Walk the path, any path

“The farther you go on your own path, the more you understand every other path. At the end, they all converge.” – Philip Toshio Sudo (from: Zen Guitar)

Not many things are as liberating as letting loose the perpetual and urgent sense of having to do more. Whether due to an underlying belief of not being enough, or simply the addictive dopamine rush of the next new thing, this sense is able to wreck contentment, work-performance and ultimately even the principal prerequisite of a fulfilling life: your physical health.

The path of the heart

The self-improvement industry counsels clichés like “follow your heart”, which, however true they might be, are surprisingly useless. I highly doubt that the answer is found in more of what the heart wants. Perhaps we ought to actually follow less of it, to save ourselves from drowning in the youngest of numerous passions and allow the heart to reveal its essence.

And what is this essence? It sure isn’t some preexisting, godsend calling to become a yoga-instructor (although if it is, that’s fine, yoga is great). Nor is it a job title, life-altering insight, or newfound mission statement. It’s something else, something greater.

In fact, it’s the path itself, or perhaps I should say ‘a’ path, any path. For it isn’t the label that the heart truly desires, it’s the experience. It’s the process of deeply plunging oneself into something, anything. To be captured by it wholly.

And to be good at it too. Not good in the sense that you’ll be loudly applauded by the many (although, again, if that’s the case, good for you sir), but good in the sense that you find a deeper means of self-expression and life-appreciation in it. That you may forget about everything else. A kind of craftsmanship if you will.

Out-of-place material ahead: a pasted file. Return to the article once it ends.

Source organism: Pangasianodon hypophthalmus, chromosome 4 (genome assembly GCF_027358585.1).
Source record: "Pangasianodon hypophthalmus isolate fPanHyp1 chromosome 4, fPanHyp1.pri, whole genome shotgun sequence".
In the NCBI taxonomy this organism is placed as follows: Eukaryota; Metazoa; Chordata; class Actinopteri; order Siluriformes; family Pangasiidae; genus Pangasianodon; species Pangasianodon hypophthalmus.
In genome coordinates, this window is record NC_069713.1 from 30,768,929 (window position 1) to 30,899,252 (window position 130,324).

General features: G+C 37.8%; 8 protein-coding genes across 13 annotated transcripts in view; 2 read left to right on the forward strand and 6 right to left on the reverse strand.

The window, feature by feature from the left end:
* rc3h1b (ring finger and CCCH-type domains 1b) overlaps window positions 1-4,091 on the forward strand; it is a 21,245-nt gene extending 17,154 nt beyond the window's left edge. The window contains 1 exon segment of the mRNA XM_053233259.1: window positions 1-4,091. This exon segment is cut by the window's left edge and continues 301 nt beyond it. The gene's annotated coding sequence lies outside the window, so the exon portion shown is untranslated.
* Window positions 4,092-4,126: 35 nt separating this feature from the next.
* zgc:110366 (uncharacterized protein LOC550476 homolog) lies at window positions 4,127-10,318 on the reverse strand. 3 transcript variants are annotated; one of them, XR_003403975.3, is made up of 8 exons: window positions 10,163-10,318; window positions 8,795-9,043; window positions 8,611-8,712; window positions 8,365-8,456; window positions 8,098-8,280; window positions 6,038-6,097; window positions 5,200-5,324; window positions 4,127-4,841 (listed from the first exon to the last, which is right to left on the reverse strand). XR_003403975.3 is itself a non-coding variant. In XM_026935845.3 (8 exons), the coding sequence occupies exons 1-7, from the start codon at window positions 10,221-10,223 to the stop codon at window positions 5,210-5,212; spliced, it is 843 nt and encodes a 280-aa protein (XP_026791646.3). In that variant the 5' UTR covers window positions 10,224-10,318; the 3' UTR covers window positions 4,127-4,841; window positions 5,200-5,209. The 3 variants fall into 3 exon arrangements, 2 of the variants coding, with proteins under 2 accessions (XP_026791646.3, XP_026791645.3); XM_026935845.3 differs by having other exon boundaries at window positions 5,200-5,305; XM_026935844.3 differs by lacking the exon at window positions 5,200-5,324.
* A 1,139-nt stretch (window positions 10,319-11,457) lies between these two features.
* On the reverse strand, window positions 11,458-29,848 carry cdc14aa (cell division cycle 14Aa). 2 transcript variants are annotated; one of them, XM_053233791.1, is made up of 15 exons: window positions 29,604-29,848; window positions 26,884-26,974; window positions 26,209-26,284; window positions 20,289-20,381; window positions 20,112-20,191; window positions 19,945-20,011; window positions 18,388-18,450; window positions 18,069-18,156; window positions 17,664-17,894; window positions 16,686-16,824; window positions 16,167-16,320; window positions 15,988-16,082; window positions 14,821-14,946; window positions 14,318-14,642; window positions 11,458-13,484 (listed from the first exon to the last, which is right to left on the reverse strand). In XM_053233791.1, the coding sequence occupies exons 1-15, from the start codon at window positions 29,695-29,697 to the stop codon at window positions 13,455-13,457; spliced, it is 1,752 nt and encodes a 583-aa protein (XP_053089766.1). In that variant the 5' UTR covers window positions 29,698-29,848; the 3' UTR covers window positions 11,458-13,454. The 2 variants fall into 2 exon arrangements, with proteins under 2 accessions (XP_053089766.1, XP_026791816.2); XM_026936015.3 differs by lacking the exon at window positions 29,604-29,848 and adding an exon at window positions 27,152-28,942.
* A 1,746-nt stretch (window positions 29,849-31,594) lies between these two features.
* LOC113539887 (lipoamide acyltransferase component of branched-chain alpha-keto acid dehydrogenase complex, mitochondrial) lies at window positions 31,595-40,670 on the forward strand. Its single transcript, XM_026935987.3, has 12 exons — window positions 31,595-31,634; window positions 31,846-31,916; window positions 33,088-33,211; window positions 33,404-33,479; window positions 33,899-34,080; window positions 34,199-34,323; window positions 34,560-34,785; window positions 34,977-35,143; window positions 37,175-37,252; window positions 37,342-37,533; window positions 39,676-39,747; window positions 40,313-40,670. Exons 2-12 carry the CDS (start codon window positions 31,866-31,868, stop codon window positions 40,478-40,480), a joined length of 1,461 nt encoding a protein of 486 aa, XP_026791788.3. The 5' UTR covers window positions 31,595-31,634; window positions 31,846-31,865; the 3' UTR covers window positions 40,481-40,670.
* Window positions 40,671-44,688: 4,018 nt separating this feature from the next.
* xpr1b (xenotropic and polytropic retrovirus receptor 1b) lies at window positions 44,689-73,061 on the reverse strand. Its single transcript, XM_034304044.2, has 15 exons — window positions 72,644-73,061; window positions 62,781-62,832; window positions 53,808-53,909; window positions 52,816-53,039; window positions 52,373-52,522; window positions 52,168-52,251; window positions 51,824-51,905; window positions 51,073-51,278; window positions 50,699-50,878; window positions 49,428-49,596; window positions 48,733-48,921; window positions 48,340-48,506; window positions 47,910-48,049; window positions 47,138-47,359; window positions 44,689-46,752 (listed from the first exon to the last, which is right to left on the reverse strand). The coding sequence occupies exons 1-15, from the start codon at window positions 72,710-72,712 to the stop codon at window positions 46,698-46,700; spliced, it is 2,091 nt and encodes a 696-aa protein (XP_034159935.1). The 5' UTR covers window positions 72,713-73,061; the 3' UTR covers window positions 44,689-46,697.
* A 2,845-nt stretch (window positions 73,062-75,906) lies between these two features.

Depth over width

The heart longs for such immersion, and it can only be found by doing less rather than more… by not allowing your attention to wander all over the place, checking Facebook first thing in the morning, or watching Game of Thrones, while texting your spouse and answering the last few emails of the day.

It can only be found by being. Right here, right now. And allowing single-minded focus to seduce you into its captivating arms. It’s by appreciating depth over width that the heart wins. May it kindly light your way.


The grand paradox of acceptance

Consider these three equivalent statements:

  • Accept a situation completely and unconditionally as is, in order to move past it.
  • Give up the need for change in order to change.
  • Cease to force growth and growth will be catalyzed.

They describe a paradoxical force of nature that is independent of any deliberate human resolution: the deceptively simple act of acceptance. In my experience, it’s hard to overestimate its benefits. Acceptance comes with a mighty wave of serenity, which can ridden at any time but is more typically neglected. I wonder why… and I think we should change that.

To acceptance

Could we simply be observers as the secrets of the future gradually reveal themselves to us? Or would we rather hold on to the conceivably illusive notion of control. I think that answers to such questions matter.

One viewpoint may encourage negligence and passiveness, whereas the other might be the very root of our suffering. Every day, every minute, every moment we get to (feel like we) decide where we stand on this spectrum. Do we seize or release? Contract or relax?

As with most things, the truth of the matter is far from absolute. And the answer can probably be found somewhere in the middle. However, I wish to conclude with a gentle reminder of how good a life of acceptance can be, because I think that’s what the world needs a little more of right now. A soothing exhale.

“Stress is caused by being “here” but wanting to be “there,” or being in the present but wanting to be in the future. It’s a split that tears you apart inside. To create and live with such an inner split is insane. The fact that everyone else is doing it doesn’t make it any less insane.

If you have to, you can move fast, work fast, or even run, without projecting yourself into the future and without resisting the present. As you move, work, run — do it totally. Enjoy the flow of energy, the high energy of that moment. Now you are no longer stressed, no longer splitting yourself in two. Just moving, running, working — and enjoying it.” – Eckhart Tolle (from: “The Power of Now“)